It isn’t terribly uncommon for people to use Bible words without knowing their meaning. For example, consider the word “hallelujah.”
Hallelujah is a word we read in the scriptures (depending upon the translation), sing in songs, and may even use in conversational exchanges … but is it possible some of us don’t understand what we’re saying? Odds are, the answer is yes.
The meaning of hallelujah is quite simple to understand and remember. Primarily made of two Hebrew words, hallel/hallal (meaning to praise, to celebrate or to boast) and Jah/Yah (the principal portion of YHWH, translated as LORD/Lord, who is the God of the Bible). When these two words are combined it brings forth the phrase “praise the Lord” or “praise God” or “praise be to God.” At times, the words “hallel” and “Jah” are recorded next to each other but are not combined (Psalm 150:1); but whether standing alone or combined into one phrase, the meaning remains unchanged.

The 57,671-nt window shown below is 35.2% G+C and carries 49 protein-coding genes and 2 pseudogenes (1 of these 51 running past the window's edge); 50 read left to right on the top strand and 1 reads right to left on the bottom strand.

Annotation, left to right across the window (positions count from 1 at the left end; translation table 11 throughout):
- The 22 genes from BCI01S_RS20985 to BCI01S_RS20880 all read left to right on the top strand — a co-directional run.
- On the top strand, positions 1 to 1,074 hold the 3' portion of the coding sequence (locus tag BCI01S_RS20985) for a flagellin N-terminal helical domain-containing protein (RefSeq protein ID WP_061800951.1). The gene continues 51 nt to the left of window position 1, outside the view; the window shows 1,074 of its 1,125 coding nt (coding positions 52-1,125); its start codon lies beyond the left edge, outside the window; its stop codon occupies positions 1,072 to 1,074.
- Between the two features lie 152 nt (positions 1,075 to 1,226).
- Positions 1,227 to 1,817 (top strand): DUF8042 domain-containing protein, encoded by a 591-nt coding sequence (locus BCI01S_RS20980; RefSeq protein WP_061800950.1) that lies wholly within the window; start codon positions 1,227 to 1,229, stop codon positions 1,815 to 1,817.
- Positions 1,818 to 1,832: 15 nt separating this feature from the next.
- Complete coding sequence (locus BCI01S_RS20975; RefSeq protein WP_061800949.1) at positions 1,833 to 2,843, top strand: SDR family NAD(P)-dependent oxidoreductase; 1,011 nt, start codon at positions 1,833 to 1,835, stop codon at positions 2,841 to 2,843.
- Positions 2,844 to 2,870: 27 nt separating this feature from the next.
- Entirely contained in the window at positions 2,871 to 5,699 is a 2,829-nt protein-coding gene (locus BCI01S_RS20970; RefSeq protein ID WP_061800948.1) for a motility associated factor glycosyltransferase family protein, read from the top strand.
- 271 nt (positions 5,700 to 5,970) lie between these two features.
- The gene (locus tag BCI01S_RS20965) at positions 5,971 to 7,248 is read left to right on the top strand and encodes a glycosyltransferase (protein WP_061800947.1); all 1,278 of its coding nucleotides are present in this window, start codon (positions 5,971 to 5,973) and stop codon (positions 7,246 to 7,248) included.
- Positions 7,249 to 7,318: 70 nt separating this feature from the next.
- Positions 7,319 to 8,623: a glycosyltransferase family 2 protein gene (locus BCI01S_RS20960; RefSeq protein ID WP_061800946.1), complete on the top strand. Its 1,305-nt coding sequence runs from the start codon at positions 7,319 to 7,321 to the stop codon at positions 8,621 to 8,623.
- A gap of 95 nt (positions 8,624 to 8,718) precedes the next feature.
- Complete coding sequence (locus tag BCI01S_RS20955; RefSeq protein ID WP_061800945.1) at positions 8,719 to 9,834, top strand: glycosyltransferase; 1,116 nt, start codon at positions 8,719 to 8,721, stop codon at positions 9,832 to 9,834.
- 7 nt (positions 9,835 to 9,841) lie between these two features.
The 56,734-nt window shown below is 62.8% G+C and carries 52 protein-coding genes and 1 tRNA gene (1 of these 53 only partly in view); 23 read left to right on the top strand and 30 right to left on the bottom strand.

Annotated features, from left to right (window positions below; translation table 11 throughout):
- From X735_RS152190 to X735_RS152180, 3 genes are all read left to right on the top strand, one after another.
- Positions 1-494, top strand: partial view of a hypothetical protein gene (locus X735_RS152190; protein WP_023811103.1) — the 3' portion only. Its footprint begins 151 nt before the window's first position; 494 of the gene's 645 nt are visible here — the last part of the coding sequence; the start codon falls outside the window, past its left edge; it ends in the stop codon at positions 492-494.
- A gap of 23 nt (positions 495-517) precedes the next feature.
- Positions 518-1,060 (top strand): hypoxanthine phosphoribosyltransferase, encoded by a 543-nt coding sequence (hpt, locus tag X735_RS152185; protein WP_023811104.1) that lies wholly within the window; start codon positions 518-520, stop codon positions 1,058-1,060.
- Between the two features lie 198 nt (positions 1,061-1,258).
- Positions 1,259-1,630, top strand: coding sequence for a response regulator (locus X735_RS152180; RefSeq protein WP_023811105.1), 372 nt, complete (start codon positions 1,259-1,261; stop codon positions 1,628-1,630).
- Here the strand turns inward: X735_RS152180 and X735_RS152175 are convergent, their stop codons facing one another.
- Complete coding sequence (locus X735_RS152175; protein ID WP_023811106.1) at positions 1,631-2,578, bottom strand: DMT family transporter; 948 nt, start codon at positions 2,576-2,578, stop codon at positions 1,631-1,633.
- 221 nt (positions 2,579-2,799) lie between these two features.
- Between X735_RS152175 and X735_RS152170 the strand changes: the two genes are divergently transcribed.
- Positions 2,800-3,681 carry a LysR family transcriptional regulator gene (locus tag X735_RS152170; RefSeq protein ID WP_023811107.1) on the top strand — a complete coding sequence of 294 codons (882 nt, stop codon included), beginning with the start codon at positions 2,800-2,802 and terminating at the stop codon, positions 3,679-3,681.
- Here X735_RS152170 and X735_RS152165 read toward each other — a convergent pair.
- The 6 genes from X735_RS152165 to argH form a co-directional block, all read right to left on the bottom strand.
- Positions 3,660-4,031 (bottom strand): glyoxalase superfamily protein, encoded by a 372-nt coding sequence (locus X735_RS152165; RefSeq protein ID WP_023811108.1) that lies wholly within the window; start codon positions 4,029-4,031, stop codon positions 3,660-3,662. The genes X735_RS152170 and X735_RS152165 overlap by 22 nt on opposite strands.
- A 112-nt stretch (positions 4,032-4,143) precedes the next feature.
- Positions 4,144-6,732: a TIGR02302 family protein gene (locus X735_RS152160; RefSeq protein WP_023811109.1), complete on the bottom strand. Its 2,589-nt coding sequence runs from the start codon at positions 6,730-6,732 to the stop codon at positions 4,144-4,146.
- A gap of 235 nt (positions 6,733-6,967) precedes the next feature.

If you didn’t understand what was really being said when the word hallelujah was used, now you do; and being more aware of its meaning may give you more opportunities to joyfully say it.
“After these things I heard a loud voice of a great multitude in heaven, saying, “Alleluia! Salvation and glory and honor and power belong to the Lord our God!” (Revelation 19:1 NKJV)